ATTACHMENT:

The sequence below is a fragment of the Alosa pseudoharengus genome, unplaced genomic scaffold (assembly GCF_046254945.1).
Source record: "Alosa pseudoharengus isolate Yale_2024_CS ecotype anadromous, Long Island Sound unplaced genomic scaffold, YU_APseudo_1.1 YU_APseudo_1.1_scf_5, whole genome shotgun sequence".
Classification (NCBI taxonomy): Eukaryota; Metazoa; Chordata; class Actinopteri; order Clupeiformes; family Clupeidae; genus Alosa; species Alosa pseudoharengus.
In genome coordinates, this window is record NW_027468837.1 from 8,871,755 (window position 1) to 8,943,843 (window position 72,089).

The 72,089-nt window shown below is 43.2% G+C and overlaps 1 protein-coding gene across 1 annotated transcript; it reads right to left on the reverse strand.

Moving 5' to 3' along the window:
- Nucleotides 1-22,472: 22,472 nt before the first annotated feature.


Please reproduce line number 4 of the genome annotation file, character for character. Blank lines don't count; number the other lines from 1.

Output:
In genome coordinates, this window is record NW_027468837.1 from 8,871,755 (window position 1) to 8,943,843 (window position 72,089).